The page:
Humanitarian Trip to Haiti
Sustainable Travel in the Caribbean
The Worldwide Navigators Difference
Enjoy the views of the port town of Cap-Haitien and its beautiful French colonial architecture. You’re only a short 14-minute drive from the city center – home to your new adventure. Then take a quick stroll before heading to one of the many waterfront restaurants and bars where you’ll be able to relax and let loose!
Citadelle Laferrière is about an hour away from Cap-Haitien, but well worth the drive. The fortress is a UNESCO World Heritage Site and a unique location in the western hemisphere. Three feet above sea level and resting atop the L’Eveque mountain, the fort was built as a protection against French invaders in the 1800s. This symbol of freedom is the largest in the Americas and boasts 265 cannons. Instead of the usual square shape, the fortress has a unique angular structure that changes its shape when viewed from different angles.
After visiting the fortress, make a stop at the Palace Sans-Soucis. The castle used to be the home of kleptocrat Henri Cristophe. Once a slave who fought in the American Revolutionary War, Christophe became governor and then self-proclaimed king of Haiti. The ruins of the palace stand as a monument to his cruelty and abuse. The ruins are all that remains of the so-called Versailles of the Caribbean. End the day with a short walk to the Cathédrale de Milot.
Just 15 minutes away from the city center is Haiti’s Our Lady of Assumption Cathedral. A colonial style cathedral surrounded by cobblestone, the building was first erected in 1670 under French colonial powers. The cathedral holds special significance as the location where slavery was abolished in 1793.
Built in the 1890s from French metals, the Iron Market is one of a kind. The market has had a long history with it being destroyed by fire in 2008, then destroyed by the 2010 earthquake and finally rebuilt into an exact replica of the original in 2011. The market will give you a taste of Haiti with fruits, veggies, spices, clothes, and even crafts!
Get an early start to your 6-hour drive. While a long ways to go, Bassim Zim is entirely worth it. It is the home to one of the most beautiful waterfalls in the country. Here, you’ll get to explore grottos, indigenous artwork, and a cave. It does require a bit of hiking to access, but the views are incomparable.
You’ll now begin your journey to Port-au-Prince, which is just short of 3 hours. Once you’ve arrived, enjoy the evening by shopping at Cabaret and paying your respects at the Notre Dame ruins. The Cathedral’s collapse was due to the terrible 2010 earthquake. In 2012, however, a Puerto Rican architect won a competition and was able to rebuild the Cathedral by combining the remains of the façade with two new towers and added a courtyard.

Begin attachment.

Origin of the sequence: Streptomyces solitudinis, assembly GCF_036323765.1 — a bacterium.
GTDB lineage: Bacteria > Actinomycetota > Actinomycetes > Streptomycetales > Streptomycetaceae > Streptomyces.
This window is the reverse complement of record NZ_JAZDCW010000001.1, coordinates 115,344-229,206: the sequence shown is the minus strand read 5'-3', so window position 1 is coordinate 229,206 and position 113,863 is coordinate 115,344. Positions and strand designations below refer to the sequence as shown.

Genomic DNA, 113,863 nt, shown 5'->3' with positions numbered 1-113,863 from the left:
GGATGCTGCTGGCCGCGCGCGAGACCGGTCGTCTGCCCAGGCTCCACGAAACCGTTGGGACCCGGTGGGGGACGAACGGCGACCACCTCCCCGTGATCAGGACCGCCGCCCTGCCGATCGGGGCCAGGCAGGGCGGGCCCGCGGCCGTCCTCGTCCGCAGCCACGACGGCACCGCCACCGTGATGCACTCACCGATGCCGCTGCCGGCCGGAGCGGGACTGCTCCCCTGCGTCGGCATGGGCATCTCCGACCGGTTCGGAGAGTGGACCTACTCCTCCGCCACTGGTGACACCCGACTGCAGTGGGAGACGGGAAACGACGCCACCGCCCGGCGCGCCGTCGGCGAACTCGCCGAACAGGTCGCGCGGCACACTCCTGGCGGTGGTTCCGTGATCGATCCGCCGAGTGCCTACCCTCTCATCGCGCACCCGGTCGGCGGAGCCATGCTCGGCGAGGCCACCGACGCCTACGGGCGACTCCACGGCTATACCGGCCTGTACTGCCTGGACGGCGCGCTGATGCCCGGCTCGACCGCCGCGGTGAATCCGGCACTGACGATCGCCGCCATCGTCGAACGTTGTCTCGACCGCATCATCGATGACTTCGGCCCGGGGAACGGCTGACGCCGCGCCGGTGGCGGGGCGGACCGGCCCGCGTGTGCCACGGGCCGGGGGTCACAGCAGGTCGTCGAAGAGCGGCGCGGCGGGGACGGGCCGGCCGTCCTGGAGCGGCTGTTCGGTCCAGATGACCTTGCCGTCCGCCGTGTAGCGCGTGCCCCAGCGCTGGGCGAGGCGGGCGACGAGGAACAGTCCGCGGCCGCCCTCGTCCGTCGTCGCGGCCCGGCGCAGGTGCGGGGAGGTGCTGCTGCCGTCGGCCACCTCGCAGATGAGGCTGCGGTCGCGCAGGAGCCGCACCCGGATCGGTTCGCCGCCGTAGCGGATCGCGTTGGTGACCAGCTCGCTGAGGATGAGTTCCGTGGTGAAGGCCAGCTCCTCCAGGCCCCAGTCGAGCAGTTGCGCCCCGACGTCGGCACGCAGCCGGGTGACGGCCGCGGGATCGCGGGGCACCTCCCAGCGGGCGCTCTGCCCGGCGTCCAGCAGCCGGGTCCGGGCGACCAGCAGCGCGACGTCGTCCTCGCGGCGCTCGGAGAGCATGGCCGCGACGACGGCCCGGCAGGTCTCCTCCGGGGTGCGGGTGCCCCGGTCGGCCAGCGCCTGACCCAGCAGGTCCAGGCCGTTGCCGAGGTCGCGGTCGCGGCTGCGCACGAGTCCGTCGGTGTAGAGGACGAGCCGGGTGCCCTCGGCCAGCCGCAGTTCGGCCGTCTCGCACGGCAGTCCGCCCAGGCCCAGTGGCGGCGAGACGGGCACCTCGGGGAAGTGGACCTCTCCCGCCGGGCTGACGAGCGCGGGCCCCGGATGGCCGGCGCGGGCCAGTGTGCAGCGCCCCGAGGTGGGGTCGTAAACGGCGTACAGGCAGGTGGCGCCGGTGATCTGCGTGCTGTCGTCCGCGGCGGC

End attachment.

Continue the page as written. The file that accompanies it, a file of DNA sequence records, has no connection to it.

2.5 hours away, you’ll spend the first half of your day relaxing in the lovely waters of Kokoye Beach. Considered to be the most relaxing beach around, enjoy electric blue water, verdant mountains and the shade of palm trees in the perfect hideaway.
Once you’re back in Port-au-Prince, visit the Musée du Panthéon National. The museum houses Haiti’s complicated history. It has paid homage to the leaders of Haiti’s independence and preserved their culture since 1983, and is home to the Nations founders. Explore the Taíno and Spanish influences along with more on Henri Cristophe and even the anchor from one of Christopher Columbus’s ships.
End your day at Atis Rezistans. Here, the saying “one man’s trash is another man’s treasure” lives and breathes. Local artists make interesting pieces from car parts, broken metal, old shoes, dolls, and even skulls.
Take the time today to donate any supplies you’ve brought with you and then head to Rebuild Globally, a Haitian non-profit that is dedicated to helping Haitians, especially women, to educate themselves and find work. The Deux Mains sandals, made of tires and leather, will be a fun gift to bring home with you.
A short walk away from the city center of Port-au-Prince, you’ll have a fun day at the Barbancourt Rum Distillery. The distillery is home to one of the most famous rums in the world and has been around since 1862. Learn about the process of making rum from aging to distilling. You’ll even be able to sample some of their products and perhaps get a bottle or two to bring home with you!
Start your day with a visit to the Village de Noailles, the heart of the artisanal district in Haiti. The artists in this commune have been creating art since 1956 when a blacksmith who made crosses started to gain popularity. All pieces made here are made from recycled materials, which lets you be a responsible consumer. Then it’s off to the airport and homeward bound.
Travelling is always an adventure, but it’s difficult to find truly sustainable travel that won’t leave you with a guilty conscience. This trip to Haiti has many opportunities for you to practice being a conscientious consumer while purchasing from local artists who use recycled materials. While you’re here, learn about the violent and oppressive history of Haiti, its complex present, and take in the natural beauties of this Caribbean gem.
Interested in adding or modifying activities? No problem! All Worldwide Navigator itineraries can be customized to your liking!
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